The Mountain Pose (TâDâsana) is the foundation for all standing âsanas. One always begins from this and returns to it at the completion of the standing sequence. In this it very closely resembles not only the standing posture of qiyâm in salât, but also the "Return to Mountain" of T‘ai Chi Ch‘uan. Standing in Mountain Pose or qiyâm is a quiescent exercise for the whole body: feet, legs, and spine working together. With one's feet planted squarely on Earth and one's head reaching toward Heaven, this pose is of the finest metaphysical significance to the sacredness of the human state, for verticality is the essence of religion.
b) Spinal stretching.
As the yogis say, one is as young as one's spine. Hatha yoga concentrates much careful attention on deep, thorough stretches of the spine, bringing the head forward to rest on the knees. Since all the nerves of the body are channeled from the spinal cord out between the vertebrae, a healthy spine is of central importance for the well-being of the whole human body and mind. It takes much patient, persistent practice to make and keep the spine ideally flexible, and only the most dedicated yogis succeed in this. Since Islam is a path for everyone, the Islamic spinal stretch is kept easy and within everyone's reach: the bowing position called rukû‘ only requires that you bend forward enough to place your hands on your knees. Nonetheless, even this minimal stretch helps keep the spine in good condition. When I returned to yoga after praying salât for several years, I found that making rukû‘ seventeen times a day had beautifully prepared my spine for deeper forward stretches.
c) Inverted poses.
The heart does its best to circulate blood all through the veins and arteries, but it's a demanding job, and exercise is needed to help the circulation go at maximum efficiency. In particular, raising fresh blood to the brain through the carotid artery, and lifting it from the feet back up to the heart, is always going against the pull of gravity. This is why two of the most important and beneficial âsanas are the Shoulderstand (sarvangâsana, the 'whole body pose') and the Headstand (sirSâsana). Islamic prayer has taken the most essential aspect of these inverted poses: lowering the head below the heart. The position called sujûd is easy for everyone to accomplish and helps to bathe the brain in fresh oxygenated blood to keep it healthy and alert. Ashraf F. Nizami writes: "This may be termed similar to … HALF SIRSHASANA. It helps full-fledged pumping of blood into the brain and upper half of the body including eyes, ears, nose and lungs."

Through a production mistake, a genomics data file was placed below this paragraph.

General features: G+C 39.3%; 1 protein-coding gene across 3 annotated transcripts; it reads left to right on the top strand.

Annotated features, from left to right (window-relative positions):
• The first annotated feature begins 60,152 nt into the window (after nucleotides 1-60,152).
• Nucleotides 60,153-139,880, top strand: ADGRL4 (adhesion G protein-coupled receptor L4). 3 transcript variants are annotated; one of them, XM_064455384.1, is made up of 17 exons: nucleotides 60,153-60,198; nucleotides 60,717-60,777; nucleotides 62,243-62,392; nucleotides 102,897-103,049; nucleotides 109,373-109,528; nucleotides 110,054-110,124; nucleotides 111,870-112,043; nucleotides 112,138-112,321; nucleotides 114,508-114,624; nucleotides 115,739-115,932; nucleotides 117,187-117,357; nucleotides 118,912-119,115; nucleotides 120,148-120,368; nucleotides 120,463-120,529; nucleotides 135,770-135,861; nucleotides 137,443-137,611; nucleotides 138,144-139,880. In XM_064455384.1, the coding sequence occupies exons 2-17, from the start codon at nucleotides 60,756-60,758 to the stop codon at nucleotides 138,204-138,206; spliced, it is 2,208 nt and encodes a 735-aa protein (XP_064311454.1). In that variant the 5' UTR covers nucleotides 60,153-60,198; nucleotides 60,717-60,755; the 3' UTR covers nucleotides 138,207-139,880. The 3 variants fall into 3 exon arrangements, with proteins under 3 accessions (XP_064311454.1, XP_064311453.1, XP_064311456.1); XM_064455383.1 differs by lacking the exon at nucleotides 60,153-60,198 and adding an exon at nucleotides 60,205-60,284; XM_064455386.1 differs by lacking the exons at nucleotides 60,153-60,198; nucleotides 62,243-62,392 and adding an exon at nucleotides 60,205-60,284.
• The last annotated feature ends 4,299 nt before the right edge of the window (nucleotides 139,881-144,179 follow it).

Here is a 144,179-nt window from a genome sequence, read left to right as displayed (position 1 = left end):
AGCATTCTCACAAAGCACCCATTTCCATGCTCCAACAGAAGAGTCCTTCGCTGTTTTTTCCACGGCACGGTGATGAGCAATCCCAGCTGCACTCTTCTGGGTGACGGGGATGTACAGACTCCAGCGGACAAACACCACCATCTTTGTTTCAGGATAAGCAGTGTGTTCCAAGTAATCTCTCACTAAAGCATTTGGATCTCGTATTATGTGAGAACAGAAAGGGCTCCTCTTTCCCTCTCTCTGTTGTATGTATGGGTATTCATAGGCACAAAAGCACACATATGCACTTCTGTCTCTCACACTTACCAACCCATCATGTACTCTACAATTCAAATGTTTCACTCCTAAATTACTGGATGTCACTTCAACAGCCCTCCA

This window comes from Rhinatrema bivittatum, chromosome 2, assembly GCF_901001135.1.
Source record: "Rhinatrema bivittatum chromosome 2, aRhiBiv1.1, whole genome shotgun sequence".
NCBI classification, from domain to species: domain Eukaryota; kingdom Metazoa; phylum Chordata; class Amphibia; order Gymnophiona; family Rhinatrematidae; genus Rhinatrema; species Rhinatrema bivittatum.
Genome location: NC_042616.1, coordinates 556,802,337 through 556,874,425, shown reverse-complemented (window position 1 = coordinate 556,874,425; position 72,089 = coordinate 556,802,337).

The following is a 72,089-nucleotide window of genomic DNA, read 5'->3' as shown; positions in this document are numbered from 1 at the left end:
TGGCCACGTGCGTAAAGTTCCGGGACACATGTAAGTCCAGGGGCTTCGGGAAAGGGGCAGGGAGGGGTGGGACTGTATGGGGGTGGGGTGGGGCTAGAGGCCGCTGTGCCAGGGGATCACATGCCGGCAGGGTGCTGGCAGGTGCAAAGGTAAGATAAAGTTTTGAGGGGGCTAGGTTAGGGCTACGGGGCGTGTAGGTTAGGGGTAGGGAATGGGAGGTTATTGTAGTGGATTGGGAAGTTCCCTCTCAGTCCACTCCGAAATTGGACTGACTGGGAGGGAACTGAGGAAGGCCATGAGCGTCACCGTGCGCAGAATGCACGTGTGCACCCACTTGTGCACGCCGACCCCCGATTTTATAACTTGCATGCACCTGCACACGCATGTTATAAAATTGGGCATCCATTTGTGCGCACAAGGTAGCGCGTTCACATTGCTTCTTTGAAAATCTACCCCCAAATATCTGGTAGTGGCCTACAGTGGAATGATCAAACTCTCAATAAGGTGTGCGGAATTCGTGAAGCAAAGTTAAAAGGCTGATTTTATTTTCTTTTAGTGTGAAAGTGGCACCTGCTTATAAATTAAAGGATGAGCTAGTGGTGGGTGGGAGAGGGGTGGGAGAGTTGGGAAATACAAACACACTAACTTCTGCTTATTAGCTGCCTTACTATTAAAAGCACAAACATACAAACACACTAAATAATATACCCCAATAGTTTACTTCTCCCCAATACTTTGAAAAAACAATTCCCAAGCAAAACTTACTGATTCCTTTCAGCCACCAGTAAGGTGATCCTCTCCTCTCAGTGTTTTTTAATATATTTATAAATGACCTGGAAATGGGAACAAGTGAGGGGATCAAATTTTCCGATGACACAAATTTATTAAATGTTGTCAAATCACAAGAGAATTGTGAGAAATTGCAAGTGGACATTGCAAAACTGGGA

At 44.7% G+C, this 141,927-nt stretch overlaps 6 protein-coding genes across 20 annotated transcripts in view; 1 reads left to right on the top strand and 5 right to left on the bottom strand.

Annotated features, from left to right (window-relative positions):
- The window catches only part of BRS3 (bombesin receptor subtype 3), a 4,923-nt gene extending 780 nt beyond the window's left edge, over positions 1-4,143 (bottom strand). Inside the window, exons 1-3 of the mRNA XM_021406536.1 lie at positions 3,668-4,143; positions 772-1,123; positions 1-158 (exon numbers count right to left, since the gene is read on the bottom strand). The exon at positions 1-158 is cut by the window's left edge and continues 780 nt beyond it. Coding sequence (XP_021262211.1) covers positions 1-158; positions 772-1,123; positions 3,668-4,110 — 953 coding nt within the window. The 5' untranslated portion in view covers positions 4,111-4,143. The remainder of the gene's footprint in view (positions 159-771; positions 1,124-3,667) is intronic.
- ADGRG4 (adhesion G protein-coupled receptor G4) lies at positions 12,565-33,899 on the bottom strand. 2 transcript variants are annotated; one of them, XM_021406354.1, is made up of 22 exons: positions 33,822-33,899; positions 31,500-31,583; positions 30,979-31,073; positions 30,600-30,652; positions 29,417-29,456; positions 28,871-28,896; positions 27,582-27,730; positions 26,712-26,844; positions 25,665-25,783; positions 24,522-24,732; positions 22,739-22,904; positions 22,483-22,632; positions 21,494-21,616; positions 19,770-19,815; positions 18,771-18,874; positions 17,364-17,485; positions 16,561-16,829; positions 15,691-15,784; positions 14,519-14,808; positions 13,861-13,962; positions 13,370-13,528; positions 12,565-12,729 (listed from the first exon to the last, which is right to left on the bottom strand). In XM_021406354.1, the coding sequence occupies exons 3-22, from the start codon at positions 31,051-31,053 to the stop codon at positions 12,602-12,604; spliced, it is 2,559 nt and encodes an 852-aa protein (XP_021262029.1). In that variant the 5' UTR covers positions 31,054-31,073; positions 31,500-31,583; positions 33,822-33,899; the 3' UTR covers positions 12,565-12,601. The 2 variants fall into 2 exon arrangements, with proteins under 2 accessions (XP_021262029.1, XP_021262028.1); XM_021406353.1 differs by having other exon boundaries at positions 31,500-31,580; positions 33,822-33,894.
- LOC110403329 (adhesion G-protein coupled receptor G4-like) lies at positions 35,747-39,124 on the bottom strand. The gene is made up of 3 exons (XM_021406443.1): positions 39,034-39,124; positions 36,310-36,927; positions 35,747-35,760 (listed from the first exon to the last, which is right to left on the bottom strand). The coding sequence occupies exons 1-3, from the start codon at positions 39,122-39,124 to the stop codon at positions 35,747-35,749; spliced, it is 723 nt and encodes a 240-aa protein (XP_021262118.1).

d) Seated postures.
The word âsana means 'seat' and the basic postures for meditation are seated ones, especially the Lotus. The Diamond Pose (vajrâsana) is practically identical with the seated position of salât called jalsah. This has, of course, not escaped the notice of both yogis and Muslims in
When sitting in the Lotus, a yoga mudra that accompanies meditation is made by forming the index finger and thumb into a circle. The Islamic mudra, made while sitting in jalsah, is to extend the index finger in a straight line (to attest to the Oneness of God), while forming the thumb and middle finger into a circle. The figure 1 and the figure 0 can convey a Tantric symbolism, and also are curiously similar to the binary 1 and 0 of computer science.
e) Spinal twists.
A session of yoga practice normally concludes, just before final relaxation, with a thorough twist of the whole spine (ardha matsyendrâsana) to the right and to the left. It helps to even out the spine from the other poses it has done and keep everything balanced. In much the same way, salât concludes with the prayer of peace (salâm) said while turning the head to the right and then to the left. This works only the cervical and maybe a few of the thoracic vertebrae, but it is useful for keeping the neck flexible and is consistent with the pattern in salât of presenting reduced versions of the yoga âsanas.